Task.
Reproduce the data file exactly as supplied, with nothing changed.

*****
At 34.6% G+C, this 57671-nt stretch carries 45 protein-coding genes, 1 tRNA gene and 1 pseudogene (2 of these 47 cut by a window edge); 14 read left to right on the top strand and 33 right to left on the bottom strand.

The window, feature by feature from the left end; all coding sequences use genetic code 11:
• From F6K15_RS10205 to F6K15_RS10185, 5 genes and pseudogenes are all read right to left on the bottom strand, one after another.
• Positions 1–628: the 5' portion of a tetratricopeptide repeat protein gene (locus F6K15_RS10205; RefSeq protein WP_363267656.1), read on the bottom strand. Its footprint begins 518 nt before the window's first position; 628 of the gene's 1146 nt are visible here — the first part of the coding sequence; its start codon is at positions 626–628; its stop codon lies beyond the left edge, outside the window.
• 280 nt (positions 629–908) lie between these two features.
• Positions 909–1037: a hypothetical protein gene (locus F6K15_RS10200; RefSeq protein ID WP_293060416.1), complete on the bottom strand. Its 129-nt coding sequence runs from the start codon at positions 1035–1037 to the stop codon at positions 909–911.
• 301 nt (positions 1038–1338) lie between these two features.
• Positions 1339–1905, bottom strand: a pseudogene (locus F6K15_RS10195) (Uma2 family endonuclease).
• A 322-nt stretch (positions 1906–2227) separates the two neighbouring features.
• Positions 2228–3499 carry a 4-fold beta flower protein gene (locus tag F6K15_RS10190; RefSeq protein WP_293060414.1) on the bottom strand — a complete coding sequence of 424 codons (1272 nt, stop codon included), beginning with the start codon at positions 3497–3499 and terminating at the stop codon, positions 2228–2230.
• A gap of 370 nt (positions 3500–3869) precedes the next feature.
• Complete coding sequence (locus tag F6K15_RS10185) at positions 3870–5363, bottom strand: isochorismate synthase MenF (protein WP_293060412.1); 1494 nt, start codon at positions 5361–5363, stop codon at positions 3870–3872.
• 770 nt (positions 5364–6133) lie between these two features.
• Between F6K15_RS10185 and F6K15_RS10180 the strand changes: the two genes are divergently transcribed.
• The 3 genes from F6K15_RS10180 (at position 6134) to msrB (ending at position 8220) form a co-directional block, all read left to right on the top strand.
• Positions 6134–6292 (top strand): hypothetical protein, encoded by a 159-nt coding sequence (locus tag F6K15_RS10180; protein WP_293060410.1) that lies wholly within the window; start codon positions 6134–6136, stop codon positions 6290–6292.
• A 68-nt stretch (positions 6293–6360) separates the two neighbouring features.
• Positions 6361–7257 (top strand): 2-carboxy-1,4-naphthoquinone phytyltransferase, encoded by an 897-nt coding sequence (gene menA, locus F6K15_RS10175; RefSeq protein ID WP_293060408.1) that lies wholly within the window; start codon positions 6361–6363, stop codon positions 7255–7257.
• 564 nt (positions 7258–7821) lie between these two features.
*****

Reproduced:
At 34.6% G+C, this 57671-nt stretch carries 45 protein-coding genes, 1 tRNA gene and 1 pseudogene (2 of these 47 cut by a window edge); 14 read left to right on the top strand and 33 right to left on the bottom strand.

The window, feature by feature from the left end; all coding sequences use genetic code 11:
• From F6K15_RS10205 to F6K15_RS10185, 5 genes and pseudogenes are all read right to left on the bottom strand, one after another.
• Positions 1–628: the 5' portion of a tetratricopeptide repeat protein gene (locus F6K15_RS10205; RefSeq protein WP_363267656.1), read on the bottom strand. Its footprint begins 518 nt before the window's first position; 628 of the gene's 1146 nt are visible here — the first part of the coding sequence; its start codon is at positions 626–628; its stop codon lies beyond the left edge, outside the window.
• 280 nt (positions 629–908) lie between these two features.
• Positions 909–1037: a hypothetical protein gene (locus F6K15_RS10200; RefSeq protein ID WP_293060416.1), complete on the bottom strand. Its 129-nt coding sequence runs from the start codon at positions 1035–1037 to the stop codon at positions 909–911.
• 301 nt (positions 1038–1338) lie between these two features.
• Positions 1339–1905, bottom strand: a pseudogene (locus F6K15_RS10195) (Uma2 family endonuclease).
• A 322-nt stretch (positions 1906–2227) separates the two neighbouring features.
• Positions 2228–3499 carry a 4-fold beta flower protein gene (locus tag F6K15_RS10190; RefSeq protein WP_293060414.1) on the bottom strand — a complete coding sequence of 424 codons (1272 nt, stop codon included), beginning with the start codon at positions 3497–3499 and terminating at the stop codon, positions 2228–2230.
• A gap of 370 nt (positions 3500–3869) precedes the next feature.
• Complete coding sequence (locus tag F6K15_RS10185) at positions 3870–5363, bottom strand: isochorismate synthase MenF (protein WP_293060412.1); 1494 nt, start codon at positions 5361–5363, stop codon at positions 3870–3872.
• 770 nt (positions 5364–6133) lie between these two features.
• Between F6K15_RS10185 and F6K15_RS10180 the strand changes: the two genes are divergently transcribed.
• The 3 genes from F6K15_RS10180 (at position 6134) to msrB (ending at position 8220) form a co-directional block, all read left to right on the top strand.
• Positions 6134–6292 (top strand): hypothetical protein, encoded by a 159-nt coding sequence (locus tag F6K15_RS10180; protein WP_293060410.1) that lies wholly within the window; start codon positions 6134–6136, stop codon positions 6290–6292.
• A 68-nt stretch (positions 6293–6360) separates the two neighbouring features.
• Positions 6361–7257 (top strand): 2-carboxy-1,4-naphthoquinone phytyltransferase, encoded by an 897-nt coding sequence (gene menA, locus F6K15_RS10175; RefSeq protein ID WP_293060408.1) that lies wholly within the window; start codon positions 6361–6363, stop codon positions 7255–7257.
• 564 nt (positions 7258–7821) lie between these two features.